The jigdo-file utility is generally used to create the ".jigdo" and ".template" files needed to create target images using Jigdo.

Presently at least Debian and Ubuntu[3] (and some older Fedora releases - see History) make files available for download via Jigdo.

Other projects and sites may also do so or may be doing so - nothing inherently prevents such use.


Jigdo was designed to solve several issues. By leveraging redundant available data, Jigdo works to ease loads on mirror systems - both by providing means for such mirror systems to assemble the needed large images while avoiding much redundant downloading, and also by encouraging those downloading from the mirrors to likewise use Jigdo and avoid downloading unneeded redundant data. Additionally, Jigdo can download from multiple mirrors, easing and typically speeding downloads and making them somewhat more resistant to various interruptions in downloading.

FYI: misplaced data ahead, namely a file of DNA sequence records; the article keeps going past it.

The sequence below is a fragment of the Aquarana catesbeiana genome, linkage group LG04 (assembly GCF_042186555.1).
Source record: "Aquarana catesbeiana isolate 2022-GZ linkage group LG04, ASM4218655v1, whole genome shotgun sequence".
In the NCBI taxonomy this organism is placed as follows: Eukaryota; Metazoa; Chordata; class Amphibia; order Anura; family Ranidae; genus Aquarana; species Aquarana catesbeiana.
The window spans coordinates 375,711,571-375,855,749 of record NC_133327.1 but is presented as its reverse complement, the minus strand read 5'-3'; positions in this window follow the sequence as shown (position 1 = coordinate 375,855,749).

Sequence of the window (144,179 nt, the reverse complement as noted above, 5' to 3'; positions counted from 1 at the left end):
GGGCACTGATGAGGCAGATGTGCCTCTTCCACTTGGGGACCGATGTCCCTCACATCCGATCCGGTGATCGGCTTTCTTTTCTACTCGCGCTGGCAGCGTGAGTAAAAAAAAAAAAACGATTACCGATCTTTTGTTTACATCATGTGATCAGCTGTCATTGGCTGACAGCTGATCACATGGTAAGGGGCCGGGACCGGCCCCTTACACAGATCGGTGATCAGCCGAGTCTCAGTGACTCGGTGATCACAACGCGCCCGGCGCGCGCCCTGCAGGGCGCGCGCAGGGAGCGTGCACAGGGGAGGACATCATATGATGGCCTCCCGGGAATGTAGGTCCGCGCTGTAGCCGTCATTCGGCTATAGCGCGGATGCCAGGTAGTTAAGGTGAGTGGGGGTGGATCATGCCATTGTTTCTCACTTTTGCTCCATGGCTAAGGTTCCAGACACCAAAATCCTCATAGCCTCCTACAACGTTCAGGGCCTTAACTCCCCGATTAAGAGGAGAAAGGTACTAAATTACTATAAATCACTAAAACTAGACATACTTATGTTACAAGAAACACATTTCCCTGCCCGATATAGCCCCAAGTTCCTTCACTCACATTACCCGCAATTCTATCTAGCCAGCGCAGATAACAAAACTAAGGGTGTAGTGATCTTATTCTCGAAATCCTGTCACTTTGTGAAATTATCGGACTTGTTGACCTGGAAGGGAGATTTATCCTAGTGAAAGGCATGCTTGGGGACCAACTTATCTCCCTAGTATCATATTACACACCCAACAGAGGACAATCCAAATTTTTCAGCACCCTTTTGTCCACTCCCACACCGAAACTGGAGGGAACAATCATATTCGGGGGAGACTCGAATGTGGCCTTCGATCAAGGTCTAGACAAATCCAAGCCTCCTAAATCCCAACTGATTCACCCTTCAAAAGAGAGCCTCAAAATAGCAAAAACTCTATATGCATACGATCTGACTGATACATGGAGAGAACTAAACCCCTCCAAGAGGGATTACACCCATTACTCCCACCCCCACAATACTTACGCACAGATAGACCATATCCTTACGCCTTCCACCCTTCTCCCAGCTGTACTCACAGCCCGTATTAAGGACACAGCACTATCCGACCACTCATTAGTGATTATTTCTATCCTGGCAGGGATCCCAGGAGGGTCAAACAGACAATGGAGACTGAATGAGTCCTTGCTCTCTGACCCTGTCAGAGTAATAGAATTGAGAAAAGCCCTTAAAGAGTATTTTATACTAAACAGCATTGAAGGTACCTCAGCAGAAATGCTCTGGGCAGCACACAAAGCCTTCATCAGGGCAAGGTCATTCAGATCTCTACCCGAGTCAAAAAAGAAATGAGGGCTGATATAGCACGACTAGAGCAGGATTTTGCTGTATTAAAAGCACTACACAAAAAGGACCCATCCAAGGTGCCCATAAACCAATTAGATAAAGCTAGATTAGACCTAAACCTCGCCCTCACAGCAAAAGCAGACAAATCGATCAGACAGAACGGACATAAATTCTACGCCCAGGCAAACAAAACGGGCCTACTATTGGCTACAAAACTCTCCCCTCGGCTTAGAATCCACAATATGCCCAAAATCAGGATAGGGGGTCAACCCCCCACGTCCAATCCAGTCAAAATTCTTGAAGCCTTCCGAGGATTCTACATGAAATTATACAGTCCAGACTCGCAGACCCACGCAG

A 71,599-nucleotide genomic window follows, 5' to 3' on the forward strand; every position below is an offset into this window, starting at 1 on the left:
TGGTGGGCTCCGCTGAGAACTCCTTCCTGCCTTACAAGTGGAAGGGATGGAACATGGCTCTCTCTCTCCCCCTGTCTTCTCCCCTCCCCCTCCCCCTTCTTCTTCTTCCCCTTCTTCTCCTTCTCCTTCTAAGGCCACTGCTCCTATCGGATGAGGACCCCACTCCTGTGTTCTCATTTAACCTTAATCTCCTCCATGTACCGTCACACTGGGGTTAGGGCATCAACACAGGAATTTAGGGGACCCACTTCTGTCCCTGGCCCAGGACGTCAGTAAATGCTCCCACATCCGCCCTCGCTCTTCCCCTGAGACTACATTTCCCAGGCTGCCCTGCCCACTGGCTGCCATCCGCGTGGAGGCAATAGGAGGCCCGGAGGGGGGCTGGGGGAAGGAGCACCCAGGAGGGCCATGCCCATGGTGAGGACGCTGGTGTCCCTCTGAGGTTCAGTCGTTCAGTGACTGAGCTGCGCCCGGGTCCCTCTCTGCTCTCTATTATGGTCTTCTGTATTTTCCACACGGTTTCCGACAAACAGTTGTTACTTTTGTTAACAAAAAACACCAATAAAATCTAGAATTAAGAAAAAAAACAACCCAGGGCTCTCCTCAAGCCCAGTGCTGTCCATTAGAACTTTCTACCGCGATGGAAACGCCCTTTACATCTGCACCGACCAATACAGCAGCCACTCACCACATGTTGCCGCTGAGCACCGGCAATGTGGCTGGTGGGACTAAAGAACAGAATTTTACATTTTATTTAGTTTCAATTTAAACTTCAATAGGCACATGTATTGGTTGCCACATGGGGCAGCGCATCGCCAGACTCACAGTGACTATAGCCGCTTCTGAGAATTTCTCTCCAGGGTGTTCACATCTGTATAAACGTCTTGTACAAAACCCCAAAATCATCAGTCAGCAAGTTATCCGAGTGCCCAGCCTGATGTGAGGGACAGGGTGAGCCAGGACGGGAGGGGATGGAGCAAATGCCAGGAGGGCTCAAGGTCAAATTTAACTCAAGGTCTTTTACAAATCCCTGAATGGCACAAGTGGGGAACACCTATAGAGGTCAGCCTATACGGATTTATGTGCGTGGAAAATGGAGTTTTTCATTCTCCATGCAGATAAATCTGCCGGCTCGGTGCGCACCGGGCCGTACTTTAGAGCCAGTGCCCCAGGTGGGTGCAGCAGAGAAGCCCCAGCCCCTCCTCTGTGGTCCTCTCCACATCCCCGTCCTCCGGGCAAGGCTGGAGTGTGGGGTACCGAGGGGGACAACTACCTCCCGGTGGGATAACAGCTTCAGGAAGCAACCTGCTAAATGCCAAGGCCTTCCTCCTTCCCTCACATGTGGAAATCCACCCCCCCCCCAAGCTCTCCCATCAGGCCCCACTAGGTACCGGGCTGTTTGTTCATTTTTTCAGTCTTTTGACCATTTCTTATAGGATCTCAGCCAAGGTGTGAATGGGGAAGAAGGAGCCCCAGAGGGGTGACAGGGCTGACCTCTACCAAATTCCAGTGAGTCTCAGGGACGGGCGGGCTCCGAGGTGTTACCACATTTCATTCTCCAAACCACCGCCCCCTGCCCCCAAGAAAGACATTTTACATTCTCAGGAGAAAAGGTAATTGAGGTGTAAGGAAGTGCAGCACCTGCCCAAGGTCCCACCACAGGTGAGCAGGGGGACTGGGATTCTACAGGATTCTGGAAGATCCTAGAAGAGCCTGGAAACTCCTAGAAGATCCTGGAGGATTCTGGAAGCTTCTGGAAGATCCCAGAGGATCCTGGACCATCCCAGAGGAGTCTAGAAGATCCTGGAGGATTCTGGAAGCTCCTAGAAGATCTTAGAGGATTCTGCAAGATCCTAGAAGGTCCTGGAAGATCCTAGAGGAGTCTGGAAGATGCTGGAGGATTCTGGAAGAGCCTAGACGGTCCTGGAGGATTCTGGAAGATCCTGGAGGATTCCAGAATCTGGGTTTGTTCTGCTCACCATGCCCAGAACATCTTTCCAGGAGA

Jigdo was initially designed to aid in the distribution and downloading of large Debian image files for installation. Development of Jigdo appears to go back to at least 1996‑01.[4]

Debian has been available via Jigdo since at least 2002-01-09[5]

Ubuntu has been available via Jigdo since at least 2004-11-12[6]

By, or sometime after 2006-05 (release of Jigdo version 0.7.3), Jigdo is no longer undergoing active development, but is in "maintenance mode" - development has stopped.[1]

Fedora has been available via Jigdo since approximately 2008-02-05 with the 9 Alpha[7][8] release. Fedora 8 discs[9] as well as many other variants.[10] were also made available via Jigdo. Fedora 15,[11] released 2011-05-24, thus far appears to be the last Fedora release to have been made available via Jigdo by The Fedora Project.


Jigdo is no longer undergoing active development, but is in "maintenance mode" - development has stopped.[1] Though the command-line tools may be considered finished and "feature complete", the GUI client was not completed and does not support multi-image templates, meaning the command-line tools are required. See also Derivatives.